Volume 03, Issue 5
Picture this .
SSG animator takes the fiction out of sci-fi
By BOB BURNETT
As a science fiction fan, Shared Services computer graphics guru John Rankin just might have the perfect job. Boeing pays him to create animated videos of futuristic space vehicles plying the solar system in search of life on distant planets.
Only it's not fantasy. There's no fiction to this science.
Rankin, of the 3D Multimedia Group in Creative Services, has produced a series of scientifically accurate conceptual animations and posters of a revolutionary new spacecraft Boeing proposes to send on a mission to the moons of Jupiter in search of an environment that might sustain basic extraterrestrial life.
"I do love it," Rankin says of the work. "It's a lot of fun."
His images provide a moviegoer's view of one of several concepts Boeing is studying for NASA's Jupiter Icy Moons Orbiter (JIMO) mission. (See http://www.boeing.com/defense-space/space/prometheus/)
Rankin likens his stirring, 12-minute JIMO animation to "2001: A Space Odyssey." It shows JIMO being lifted into space by a Boeing Delta rocket, unfolding and extending its boom-like body, and then firing up its nuclear reactor and ion thrusters for the journey to Jupiter, some 483 million miles away. Skipping ahead five years, the video shows JIMO slipping into orbit around Jupiter's planet-sized icy moons: Callisto, Ganymede and Europa.
There is no narration, just haunting background music.
"A big issue was showing something in the Jovian system, which is a long way from the sun," he said. "Jupiter only gets about 1/25th of the light on Earth. We had long debates about what it would look like."
Working with scientists and engineers from Boeing NASA Systems and Phantom Works, Rankin crafted images with light levels, angles and shadows calculated to be as realistic as possible.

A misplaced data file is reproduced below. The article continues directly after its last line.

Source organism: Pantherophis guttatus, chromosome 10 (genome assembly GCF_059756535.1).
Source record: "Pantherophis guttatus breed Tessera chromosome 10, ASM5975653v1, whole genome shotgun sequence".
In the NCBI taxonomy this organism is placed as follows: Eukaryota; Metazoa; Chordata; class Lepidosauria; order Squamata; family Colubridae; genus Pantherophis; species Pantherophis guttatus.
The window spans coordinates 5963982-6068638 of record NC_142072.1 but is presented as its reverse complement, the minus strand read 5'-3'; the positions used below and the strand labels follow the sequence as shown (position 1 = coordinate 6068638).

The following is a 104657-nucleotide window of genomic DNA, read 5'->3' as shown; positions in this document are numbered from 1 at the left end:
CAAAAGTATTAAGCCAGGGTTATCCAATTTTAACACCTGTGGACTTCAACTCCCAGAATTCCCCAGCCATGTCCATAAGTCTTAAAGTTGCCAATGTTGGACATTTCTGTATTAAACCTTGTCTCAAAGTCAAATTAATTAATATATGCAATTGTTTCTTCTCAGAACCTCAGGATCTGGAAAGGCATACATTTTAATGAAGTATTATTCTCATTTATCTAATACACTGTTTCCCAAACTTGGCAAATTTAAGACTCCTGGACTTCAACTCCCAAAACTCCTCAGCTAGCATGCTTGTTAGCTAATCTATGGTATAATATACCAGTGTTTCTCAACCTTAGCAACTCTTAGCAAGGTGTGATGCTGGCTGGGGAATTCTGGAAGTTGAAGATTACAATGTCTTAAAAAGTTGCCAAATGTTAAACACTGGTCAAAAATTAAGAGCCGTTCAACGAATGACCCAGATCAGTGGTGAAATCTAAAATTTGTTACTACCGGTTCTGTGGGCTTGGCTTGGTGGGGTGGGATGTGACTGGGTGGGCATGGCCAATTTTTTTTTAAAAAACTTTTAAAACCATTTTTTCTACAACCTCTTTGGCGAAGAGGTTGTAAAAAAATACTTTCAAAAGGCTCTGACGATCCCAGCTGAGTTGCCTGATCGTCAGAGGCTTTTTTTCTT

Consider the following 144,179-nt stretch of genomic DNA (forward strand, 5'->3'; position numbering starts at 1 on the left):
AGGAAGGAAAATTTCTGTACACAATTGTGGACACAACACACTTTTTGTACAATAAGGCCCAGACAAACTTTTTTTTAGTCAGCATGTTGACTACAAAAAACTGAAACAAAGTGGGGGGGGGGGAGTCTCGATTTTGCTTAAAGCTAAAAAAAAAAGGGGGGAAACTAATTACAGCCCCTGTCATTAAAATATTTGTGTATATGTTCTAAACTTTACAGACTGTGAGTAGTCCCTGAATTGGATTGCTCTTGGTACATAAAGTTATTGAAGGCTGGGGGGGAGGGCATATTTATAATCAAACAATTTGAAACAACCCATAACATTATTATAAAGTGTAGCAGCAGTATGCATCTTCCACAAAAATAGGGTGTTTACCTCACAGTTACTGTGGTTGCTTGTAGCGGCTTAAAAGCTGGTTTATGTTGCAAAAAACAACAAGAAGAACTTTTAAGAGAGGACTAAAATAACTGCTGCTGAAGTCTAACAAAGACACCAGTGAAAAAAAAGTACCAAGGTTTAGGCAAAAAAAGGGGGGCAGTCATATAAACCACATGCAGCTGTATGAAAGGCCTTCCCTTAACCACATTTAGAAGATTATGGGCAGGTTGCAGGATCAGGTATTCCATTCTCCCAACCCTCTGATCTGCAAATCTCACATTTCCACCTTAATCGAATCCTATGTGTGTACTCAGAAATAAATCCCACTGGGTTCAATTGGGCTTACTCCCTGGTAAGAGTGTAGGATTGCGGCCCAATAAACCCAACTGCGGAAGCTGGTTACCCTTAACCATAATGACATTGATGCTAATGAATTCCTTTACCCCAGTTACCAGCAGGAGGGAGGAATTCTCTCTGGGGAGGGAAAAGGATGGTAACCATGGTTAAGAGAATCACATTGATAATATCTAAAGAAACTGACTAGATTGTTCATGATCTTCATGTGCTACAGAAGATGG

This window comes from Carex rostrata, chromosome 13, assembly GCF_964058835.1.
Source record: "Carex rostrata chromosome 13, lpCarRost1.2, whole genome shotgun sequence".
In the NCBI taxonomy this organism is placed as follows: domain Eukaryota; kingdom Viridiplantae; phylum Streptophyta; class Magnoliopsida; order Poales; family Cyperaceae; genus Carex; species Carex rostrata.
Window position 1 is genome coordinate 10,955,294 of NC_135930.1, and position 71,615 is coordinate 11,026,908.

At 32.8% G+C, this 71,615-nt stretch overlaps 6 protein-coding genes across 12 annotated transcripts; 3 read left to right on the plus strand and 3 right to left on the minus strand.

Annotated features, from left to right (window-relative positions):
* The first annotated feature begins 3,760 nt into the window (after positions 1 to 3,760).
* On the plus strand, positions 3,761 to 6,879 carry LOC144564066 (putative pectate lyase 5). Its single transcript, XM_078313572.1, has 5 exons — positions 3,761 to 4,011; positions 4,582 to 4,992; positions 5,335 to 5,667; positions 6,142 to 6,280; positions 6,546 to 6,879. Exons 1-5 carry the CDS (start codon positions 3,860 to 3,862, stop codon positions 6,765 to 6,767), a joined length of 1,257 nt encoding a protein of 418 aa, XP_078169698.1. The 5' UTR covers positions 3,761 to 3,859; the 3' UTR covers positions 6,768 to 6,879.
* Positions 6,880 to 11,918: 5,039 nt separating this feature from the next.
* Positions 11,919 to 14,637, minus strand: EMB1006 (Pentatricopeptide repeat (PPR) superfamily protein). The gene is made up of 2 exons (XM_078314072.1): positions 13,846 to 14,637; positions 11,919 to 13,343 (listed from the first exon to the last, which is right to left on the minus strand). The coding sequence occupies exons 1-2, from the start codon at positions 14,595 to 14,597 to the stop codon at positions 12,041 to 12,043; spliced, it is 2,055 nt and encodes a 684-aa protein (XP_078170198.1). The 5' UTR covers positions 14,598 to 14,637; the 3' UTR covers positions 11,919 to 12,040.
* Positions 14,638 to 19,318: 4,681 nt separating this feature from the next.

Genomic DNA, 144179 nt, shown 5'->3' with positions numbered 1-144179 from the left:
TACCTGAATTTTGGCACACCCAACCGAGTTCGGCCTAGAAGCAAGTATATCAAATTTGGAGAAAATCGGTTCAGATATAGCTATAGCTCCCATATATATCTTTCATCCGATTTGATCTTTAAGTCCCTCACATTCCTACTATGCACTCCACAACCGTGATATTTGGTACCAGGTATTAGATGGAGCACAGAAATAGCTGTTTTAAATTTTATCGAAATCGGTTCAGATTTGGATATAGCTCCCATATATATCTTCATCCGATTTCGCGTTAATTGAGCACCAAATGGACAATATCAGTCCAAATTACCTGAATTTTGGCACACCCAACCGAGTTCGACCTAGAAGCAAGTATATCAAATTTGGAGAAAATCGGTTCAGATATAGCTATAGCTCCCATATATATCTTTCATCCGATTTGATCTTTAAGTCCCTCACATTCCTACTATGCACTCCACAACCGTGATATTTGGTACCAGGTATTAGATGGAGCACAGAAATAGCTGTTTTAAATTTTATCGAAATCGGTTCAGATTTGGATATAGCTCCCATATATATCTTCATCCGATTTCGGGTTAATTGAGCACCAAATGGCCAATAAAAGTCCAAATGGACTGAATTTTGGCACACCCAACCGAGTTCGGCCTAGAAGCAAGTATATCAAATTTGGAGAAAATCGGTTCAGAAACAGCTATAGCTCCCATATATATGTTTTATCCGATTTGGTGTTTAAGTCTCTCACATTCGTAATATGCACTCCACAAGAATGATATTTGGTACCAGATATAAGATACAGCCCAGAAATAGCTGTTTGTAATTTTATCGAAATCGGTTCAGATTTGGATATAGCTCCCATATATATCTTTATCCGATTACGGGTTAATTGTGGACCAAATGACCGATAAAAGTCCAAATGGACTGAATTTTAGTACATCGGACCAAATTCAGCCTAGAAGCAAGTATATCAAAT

Europa is shown with mysterious rifts and abysmal fissures spewing lava-like debris. As shown in the video, beneath this moon's icy surface are vast oceans-and the suggestion of life. Maybe not "ET," but perhaps something like the bizarre creatures that live near hot fumaroles in Earth's deep oceans. It would be a revolutionary discovery.
Rankin renderings of the JIMO vehicle orbiting Europa grace the covers of a Boeing proposal to become NASA's prime contractor for development, launch and control of the JIMO mission, which would lift off no earlier than 2011. NASA plans to announce the winner in November.
Rankin credits the creative vision of Tom Kessler, his JIMO project customer, for the success of the videos. "Tom is a live wire," Rankin says. "He drives you hard, but he is a lot of fun to work with, and he loves movies and the whole world of animation."
Kessler, in turn, said the videos never could have been made without Rankin's artistic genius with a computer. He said Rankin is very customer-focused and spent hours listening to technical project descriptions so he could bring the technology to life accurately.
Sketches tacked to the wall of Rankin's cube become a storyboard, the backbone for the animation. Rankin creates the videos using a three-dimensional computer aided design (CAD) modeling program that maps textures over a grid-like screen. This is similar to the way the critters in "Jurassic Park" were created, with the added challenge of creating realistic lighting in the dimly lit, high-contrast environment of deep space.
Rankin's JIMO animations-the first to use a big-screen treatment and Hollywood special effects to represent a conceptual space mission with accurate realism-are viewable at NASA Systems' Project Prometheus Web site: http://www.boeing.com/defense-space/space/prometheus/multimedia/video.html
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